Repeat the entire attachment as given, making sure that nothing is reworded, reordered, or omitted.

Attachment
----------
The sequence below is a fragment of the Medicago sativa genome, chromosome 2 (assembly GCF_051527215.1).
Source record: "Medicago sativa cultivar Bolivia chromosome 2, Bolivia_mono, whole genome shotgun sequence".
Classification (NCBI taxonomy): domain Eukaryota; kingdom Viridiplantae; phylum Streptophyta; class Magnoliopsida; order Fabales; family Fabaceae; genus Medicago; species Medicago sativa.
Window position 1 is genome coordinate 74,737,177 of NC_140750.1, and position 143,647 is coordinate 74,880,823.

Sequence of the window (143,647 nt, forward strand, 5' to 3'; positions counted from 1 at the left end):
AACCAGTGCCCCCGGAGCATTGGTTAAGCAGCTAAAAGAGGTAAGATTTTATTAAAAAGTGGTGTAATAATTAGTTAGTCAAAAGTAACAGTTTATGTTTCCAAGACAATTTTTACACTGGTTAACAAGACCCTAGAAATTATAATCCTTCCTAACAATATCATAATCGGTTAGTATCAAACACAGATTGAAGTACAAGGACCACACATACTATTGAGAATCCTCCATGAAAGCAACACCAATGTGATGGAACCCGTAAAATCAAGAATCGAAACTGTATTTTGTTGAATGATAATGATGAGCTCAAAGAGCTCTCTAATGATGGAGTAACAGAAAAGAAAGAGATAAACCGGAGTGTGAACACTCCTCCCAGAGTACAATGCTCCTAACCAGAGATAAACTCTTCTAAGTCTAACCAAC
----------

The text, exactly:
The sequence below is a fragment of the Medicago sativa genome, chromosome 2 (assembly GCF_051527215.1).
Source record: "Medicago sativa cultivar Bolivia chromosome 2, Bolivia_mono, whole genome shotgun sequence".
Classification (NCBI taxonomy): domain Eukaryota; kingdom Viridiplantae; phylum Streptophyta; class Magnoliopsida; order Fabales; family Fabaceae; genus Medicago; species Medicago sativa.
Window position 1 is genome coordinate 74,737,177 of NC_140750.1, and position 143,647 is coordinate 74,880,823.

Sequence of the window (143,647 nt, forward strand, 5' to 3'; positions counted from 1 at the left end):
AACCAGTGCCCCCGGAGCATTGGTTAAGCAGCTAAAAGAGGTAAGATTTTATTAAAAAGTGGTGTAATAATTAGTTAGTCAAAAGTAACAGTTTATGTTTCCAAGACAATTTTTACACTGGTTAACAAGACCCTAGAAATTATAATCCTTCCTAACAATATCATAATCGGTTAGTATCAAACACAGATTGAAGTACAAGGACCACACATACTATTGAGAATCCTCCATGAAAGCAACACCAATGTGATGGAACCCGTAAAATCAAGAATCGAAACTGTATTTTGTTGAATGATAATGATGAGCTCAAAGAGCTCTCTAATGATGGAGTAACAGAAAAGAAAGAGATAAACCGGAGTGTGAACACTCCTCCCAGAGTACAATGCTCCTAACCAGAGATAAACTCTTCTAAGTCTAACCAAC